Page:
ShiverFest participants can check in or register at 11 a.m. at the launch point on Parker St. in Scranton. After the noon launch, the course will take paddlers about three miles to the new LRCA access point, Sweeney’s Beach, off Poplar St. in the Pine Brook neighborhood.

Supporters who don’t want to get wet are welcome to ShiverFest to cheer on the boaters and participate in their own on-shore fun, and of course attend the after-party.

“We’ll have a big bonfire to get everybody warmed up, and once we get everyone off the river and out of their wetsuits we’re inviting everyone to the Hilton downtown for a post-party with a DJ from 2 to 5 p.m.,” said McGurl. “We want to get people together to have fun and share our message about the Lackawanna River and the mission of our organization to involve our community with the river in mutually beneficial ways.”
Aside from the cold-weather gear, McGurl said the course is less challenging than the full 14-mile RiverFest event — the fairly short trip and after party are meant to bring a more festive vibe.

“It’s about getting warmed up and sharing some camaraderie and enjoying one another’s company afterward,” he said. “It’s a fun event, there’s no real heavy whitewater, it’s a relatively safe, Class 1 whitewater section. We’ll have a bunch of spotters. If there’s a need for first responders they’ll be there quickly.”

In contrast, RiverFest has several active companies of first responders to handle any mishaps through the more difficult course.

ShiverFest will occur in all but the worst of conditions — McGurl said as long as roads are passable, paddlers should expect to arrive and get in the water. While the weather might still be up for debate, McGurl said he doesn’t expect things to be as frigid as the first event.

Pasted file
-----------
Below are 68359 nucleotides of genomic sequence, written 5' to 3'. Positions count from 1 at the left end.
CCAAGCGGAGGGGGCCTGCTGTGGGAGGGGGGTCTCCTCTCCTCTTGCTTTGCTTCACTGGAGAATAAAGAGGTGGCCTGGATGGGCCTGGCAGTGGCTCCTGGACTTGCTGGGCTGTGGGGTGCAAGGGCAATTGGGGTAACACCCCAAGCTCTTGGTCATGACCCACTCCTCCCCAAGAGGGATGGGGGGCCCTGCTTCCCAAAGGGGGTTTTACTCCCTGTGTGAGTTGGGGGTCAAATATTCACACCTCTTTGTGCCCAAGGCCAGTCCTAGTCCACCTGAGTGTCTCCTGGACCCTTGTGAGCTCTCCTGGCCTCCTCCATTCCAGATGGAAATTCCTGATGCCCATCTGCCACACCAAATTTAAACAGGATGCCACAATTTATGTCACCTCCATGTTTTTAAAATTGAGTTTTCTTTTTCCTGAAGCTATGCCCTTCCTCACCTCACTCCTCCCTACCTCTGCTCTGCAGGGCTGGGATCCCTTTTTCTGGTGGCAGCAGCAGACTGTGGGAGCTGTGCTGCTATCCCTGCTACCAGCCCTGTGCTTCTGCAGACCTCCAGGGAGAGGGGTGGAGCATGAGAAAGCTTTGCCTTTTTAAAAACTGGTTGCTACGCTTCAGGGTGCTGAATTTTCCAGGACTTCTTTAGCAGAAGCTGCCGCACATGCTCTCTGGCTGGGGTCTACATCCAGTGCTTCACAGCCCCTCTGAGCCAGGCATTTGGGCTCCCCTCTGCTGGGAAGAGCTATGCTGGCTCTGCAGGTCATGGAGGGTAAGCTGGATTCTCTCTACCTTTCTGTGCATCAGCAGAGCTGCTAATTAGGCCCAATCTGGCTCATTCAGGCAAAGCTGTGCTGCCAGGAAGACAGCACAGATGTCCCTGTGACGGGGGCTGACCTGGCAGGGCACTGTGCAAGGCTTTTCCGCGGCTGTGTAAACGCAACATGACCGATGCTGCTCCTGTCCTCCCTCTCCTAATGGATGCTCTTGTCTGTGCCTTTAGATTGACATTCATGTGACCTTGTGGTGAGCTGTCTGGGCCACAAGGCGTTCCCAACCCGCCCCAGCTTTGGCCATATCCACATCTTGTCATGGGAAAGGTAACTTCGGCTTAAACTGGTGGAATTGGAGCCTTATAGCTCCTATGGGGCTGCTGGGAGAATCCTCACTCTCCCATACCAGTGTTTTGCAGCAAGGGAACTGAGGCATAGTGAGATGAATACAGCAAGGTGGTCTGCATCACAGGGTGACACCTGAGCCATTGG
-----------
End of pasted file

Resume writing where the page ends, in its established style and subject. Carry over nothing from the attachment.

“It doesn’t look like there are any polar vortexes coming down like we had last winter,” McGurl said. “It’s going to be a great time.”

Things to do in Scranton / Wilkes-Barre

Things to do in Scranton / Wilkes-Barre

Our Fab 5

5 great things to do this week

Private Rock
A unique Australian alternative rock band is set to invade Scranton this weekend. You can see Atlas Genius take part in The Fuzz 92.1 Private Artist Showcase at the Fuzz 92.1 Radio Theatre, 5th floor of the Times-Tribune Building, 149 Penn Ave., Scranton, on Saturday, Nov. 14, at 3 p.m. The show is all ages. Sign up for free tickets at Tickets are first come, first served.
The band’s second album, Inanimate Objects, features the single “Molecules,” which was released on Aug. 28. Inanimate Objects is produced by Atlas Genius and Frederik Thaae. The album is the follow-up to the duo’s first full-length album, When It Was Now, which was praised by the Rolling Stone as a “spritely, melodic debut album.”
After signing with Warner Bros. Records, the band has been on two national tours opening for Imagine Dragons and Silversun Pickups, and has played at festivals such as Lollapalooza, Outside Lands and Firefly. They’ve also performed on numerous television shows including, The Tonight Show with David Letterman, Late Night with Jimmy Fallon, Conan and Jimmy Kimmel Live!